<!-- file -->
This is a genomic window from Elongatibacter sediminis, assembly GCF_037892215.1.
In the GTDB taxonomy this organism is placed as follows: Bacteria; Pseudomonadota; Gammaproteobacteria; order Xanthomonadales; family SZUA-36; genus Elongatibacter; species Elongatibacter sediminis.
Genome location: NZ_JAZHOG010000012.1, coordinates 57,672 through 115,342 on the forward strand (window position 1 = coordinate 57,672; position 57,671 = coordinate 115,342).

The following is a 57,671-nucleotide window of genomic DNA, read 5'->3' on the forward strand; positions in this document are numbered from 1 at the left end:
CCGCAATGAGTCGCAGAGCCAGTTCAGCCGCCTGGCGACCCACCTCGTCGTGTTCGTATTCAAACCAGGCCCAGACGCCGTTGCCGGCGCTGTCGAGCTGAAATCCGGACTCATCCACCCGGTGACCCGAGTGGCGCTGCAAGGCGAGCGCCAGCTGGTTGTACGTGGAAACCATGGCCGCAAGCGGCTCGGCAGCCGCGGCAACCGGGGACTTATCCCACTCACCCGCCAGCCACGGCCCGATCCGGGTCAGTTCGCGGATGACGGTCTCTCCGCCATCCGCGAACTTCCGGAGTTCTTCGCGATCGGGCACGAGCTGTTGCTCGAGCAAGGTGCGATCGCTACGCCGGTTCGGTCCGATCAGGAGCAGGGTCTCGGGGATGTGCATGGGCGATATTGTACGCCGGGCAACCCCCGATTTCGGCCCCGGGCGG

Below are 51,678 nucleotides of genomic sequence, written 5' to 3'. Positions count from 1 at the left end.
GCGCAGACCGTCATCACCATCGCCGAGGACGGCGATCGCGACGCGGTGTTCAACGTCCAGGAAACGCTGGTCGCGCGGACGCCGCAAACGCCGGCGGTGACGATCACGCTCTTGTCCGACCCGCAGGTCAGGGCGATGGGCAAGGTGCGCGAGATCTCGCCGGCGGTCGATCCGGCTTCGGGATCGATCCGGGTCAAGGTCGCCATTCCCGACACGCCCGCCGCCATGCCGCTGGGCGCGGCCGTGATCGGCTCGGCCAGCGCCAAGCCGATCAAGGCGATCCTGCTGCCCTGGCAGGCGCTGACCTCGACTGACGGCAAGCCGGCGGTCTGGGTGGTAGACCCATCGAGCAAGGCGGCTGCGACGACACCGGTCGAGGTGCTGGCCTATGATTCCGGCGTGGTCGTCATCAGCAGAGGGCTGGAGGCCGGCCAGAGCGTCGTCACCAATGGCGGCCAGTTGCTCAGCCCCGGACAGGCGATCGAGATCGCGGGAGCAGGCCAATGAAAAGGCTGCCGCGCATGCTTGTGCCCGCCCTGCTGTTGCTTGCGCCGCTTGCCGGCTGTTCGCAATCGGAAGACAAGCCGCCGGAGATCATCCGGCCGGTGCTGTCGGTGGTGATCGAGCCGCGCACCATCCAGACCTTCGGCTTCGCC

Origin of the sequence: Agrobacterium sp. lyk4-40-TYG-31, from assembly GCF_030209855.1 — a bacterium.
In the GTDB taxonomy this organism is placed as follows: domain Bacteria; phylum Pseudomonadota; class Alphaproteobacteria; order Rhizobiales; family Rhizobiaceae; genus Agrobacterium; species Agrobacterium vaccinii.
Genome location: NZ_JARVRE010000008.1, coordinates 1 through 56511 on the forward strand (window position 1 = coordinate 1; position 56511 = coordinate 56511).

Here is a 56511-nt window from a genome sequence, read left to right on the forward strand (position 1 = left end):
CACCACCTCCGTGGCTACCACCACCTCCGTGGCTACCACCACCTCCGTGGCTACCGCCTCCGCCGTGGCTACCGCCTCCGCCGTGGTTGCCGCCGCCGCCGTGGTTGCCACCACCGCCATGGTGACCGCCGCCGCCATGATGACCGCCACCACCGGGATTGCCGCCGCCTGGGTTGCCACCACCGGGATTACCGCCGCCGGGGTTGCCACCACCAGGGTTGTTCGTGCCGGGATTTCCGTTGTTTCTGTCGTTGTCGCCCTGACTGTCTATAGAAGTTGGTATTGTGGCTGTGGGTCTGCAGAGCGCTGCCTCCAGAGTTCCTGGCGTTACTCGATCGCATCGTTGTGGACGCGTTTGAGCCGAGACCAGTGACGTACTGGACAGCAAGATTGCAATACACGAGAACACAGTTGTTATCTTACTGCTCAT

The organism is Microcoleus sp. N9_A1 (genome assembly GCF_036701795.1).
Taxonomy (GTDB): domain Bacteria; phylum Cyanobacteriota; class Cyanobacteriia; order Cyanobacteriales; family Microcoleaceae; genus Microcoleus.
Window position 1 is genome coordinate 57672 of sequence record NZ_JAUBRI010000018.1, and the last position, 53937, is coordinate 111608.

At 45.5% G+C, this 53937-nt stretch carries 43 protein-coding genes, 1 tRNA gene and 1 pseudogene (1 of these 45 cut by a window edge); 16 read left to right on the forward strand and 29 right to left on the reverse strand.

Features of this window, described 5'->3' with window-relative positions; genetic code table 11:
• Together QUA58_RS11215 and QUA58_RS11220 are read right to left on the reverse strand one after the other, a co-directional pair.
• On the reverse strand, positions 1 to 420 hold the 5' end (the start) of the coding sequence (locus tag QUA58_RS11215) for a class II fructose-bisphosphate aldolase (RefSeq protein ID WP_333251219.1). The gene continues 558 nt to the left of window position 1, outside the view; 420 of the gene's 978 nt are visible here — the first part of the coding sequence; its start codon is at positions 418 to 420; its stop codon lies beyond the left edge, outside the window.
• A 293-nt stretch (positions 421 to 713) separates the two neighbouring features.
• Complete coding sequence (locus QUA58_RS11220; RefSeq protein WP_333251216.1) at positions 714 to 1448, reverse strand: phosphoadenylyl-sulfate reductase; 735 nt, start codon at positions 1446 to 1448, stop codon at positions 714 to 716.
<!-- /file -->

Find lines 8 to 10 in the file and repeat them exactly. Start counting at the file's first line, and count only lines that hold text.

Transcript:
Origin of the sequence: Agrobacterium sp. lyk4-40-TYG-31, from assembly GCF_030209855.1 — a bacterium.
In the GTDB taxonomy this organism is placed as follows: domain Bacteria; phylum Pseudomonadota; class Alphaproteobacteria; order Rhizobiales; family Rhizobiaceae; genus Agrobacterium; species Agrobacterium vaccinii.
Genome location: NZ_JARVRE010000008.1, coordinates 1 through 56511 on the forward strand (window position 1 = coordinate 1; position 56511 = coordinate 56511).